"There is a reason why they come with
a strap to go around your neck."
Well, picture or no, all I can say is, this sure is a
cool place to be in winter!
Monday Morning Blues
snow is melting. I don't know whether that's a good thing
or a bad thing. I had hoped that we would get some warm
temperatures to settle the snow a bit, but I didn't
expect to lose a foot in less than 24 hours!
On Saturday night it snowed a bit and then our temperatures
started to climb so that when I went to bed, they were
actually higher than they had been all day. On getting
up it was a glorious day with sun shining and the temperature
just above freezing. Seemed like a good time to get the
deck completely clear of snow again and let the left over
frozen spots thaw and finally dry out.
I was so optimistic about finally seeing warmer temperatures
and the calm day, I actually pulled something out to fix
out on the barbeque on the front deck. That was
a mistake. By suppertime the wind was howling
and even though temps were above freezing I couldn't keep
enough flame under the barbeque to even heat the meat
up until we hung a tarp over the railing.
All day I watched lumps of snow plop off the trees and
sift down through the branches, while great avalanches
of snow came roaring off of the roof.
I was really happy to see the trees finally clear. They
had still been fairly loaded with snow after the last
big snowfall and there was some concern that the next
big wind storm would start snapping them. That was
the good part.
The bad part was waking up this morning and discovering
that our beautiful snow had dropped about a foot and I'm
not sure that's an exaggeration. I think we were
all keen on seeing a bit of a warm up to settle the snow,
providing a base and just making it easier to get around.
I didn't expect to see it drop so much in
such a short period of time. It was a bit of a shocker
to get up this morning and see so many things exposed
that we haven't seen in awhile. There's still lots of
snow, but with above freezing temperatures and a wind
to carry away the moisture, too many days of this will
take it down in a hurry!
If we get the cold weather predicted for a couple
of days from now, the moose, caribou and deer will be
in deep, deep trouble. The snow will freeze over
building a crust that the predators can run on freely,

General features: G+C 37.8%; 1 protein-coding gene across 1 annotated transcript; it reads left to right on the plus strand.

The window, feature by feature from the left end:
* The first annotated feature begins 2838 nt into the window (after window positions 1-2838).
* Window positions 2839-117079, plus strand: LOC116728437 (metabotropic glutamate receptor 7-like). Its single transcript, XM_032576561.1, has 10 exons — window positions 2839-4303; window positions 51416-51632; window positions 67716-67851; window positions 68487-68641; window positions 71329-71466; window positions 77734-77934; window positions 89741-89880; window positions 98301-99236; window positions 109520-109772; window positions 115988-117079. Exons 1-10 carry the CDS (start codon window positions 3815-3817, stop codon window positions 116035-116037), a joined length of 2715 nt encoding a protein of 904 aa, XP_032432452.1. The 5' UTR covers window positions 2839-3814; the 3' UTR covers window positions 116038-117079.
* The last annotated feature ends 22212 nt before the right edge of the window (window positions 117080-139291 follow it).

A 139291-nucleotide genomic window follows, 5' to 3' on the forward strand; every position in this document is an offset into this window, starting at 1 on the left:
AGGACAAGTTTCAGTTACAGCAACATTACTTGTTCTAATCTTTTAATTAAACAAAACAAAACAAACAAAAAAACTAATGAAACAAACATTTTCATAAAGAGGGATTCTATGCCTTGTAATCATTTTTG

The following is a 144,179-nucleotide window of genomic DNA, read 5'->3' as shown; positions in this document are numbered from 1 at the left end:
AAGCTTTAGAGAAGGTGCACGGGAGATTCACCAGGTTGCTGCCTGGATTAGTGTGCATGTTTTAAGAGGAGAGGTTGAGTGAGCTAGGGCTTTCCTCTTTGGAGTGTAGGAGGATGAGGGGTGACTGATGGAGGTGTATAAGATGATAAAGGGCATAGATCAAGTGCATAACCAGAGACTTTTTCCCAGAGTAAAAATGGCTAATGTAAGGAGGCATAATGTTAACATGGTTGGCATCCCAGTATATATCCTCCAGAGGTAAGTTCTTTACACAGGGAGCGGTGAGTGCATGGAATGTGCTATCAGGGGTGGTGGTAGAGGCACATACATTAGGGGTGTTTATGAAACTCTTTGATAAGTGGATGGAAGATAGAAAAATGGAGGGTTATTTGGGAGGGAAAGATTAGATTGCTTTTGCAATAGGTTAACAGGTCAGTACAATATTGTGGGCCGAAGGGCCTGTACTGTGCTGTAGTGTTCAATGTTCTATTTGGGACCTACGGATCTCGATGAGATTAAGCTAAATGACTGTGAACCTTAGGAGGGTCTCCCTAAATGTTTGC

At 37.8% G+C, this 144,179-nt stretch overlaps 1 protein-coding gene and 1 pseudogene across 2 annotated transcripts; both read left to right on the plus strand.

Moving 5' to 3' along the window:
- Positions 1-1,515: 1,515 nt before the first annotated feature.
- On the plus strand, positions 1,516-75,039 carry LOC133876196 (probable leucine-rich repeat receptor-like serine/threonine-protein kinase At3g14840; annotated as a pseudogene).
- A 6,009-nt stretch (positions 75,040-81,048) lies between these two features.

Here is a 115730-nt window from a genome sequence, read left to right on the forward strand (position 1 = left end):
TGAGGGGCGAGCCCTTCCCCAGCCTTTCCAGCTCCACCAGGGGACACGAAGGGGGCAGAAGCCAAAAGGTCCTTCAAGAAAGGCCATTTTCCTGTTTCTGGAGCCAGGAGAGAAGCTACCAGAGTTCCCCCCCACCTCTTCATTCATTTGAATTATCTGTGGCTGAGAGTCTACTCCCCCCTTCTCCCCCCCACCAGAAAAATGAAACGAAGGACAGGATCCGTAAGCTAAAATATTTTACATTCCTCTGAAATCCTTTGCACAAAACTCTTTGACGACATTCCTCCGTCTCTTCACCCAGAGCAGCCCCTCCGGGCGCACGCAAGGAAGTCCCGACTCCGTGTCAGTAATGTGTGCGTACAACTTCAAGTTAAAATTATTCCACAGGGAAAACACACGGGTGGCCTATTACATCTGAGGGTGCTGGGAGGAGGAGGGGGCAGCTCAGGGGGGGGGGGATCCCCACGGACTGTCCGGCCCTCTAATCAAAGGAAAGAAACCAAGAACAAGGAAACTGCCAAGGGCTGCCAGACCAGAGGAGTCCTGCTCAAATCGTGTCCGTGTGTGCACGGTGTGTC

while the big game will break through with each step.
How quickly the tables have been turned from being
a disadvantage to wolves and coyotes, and soft
deep snow being of a great advantage to the big game.
I think that those are just the conditions that cause
such large losses in our wild animal herds and there isn't
a single solitary thing you can do about it. The only
thing the animals can do under those circustances is stick
close to human habitation because wolves won't.
It sounds like a few of the guys have gotten together
and finally repaired the line going up onto Little Kappan,
or TV Hill, as it's called. The power line that
provides radio and television to the area snapped under
the load of our first snow months ago leaving
the community without that communication system. Deep
snow, lack of extra line and many other diffiiculties
have prevented its repair prior to this, but not for lack
of trying. A snowmobiling friend from across the border
called the other day on the hunt for a breaker of the
proper amperage after helping to make the repairs. That
was all that was needed to test the line but I don't know
if they found one or not.
TV Hill was going to be the location of a new wi-fi
tower this spring and our community association wanted
to use the radio station up there for an early warning
system in case of a building fire or forest fire.
But you need electricity for all of that. Kudos to those
guys that managed to repair the line.
Above on the right is a picture taken by friends of ours
that were visiting over Christmas and used to live at
Nimpo Lake. Should you come out to the Chilcotin,
you will pass the Native graveyard just before Redstone
on Highway 20. Even the time worn colors of some of the
crosses and fences really stand out in the snow.
Last week's articles are at January,
The purpose of this web site is to draw attention to a
remote area of west central British Columbia. It is a
beautiful area that relies heavily on tourism. The search
engines don't know much about the West Chilcotin, Anahim
Lake, Nimpo Lake or any of the other small communities
in the region and I hope to change that! Even as large
as this site will eventually be, there just isn't enough
room or time in the day to fully describe this incredible
country but I am going to try scraping away at the tip
of the iceberg, so join me!
the links, and see what the West Chilcotin is really like!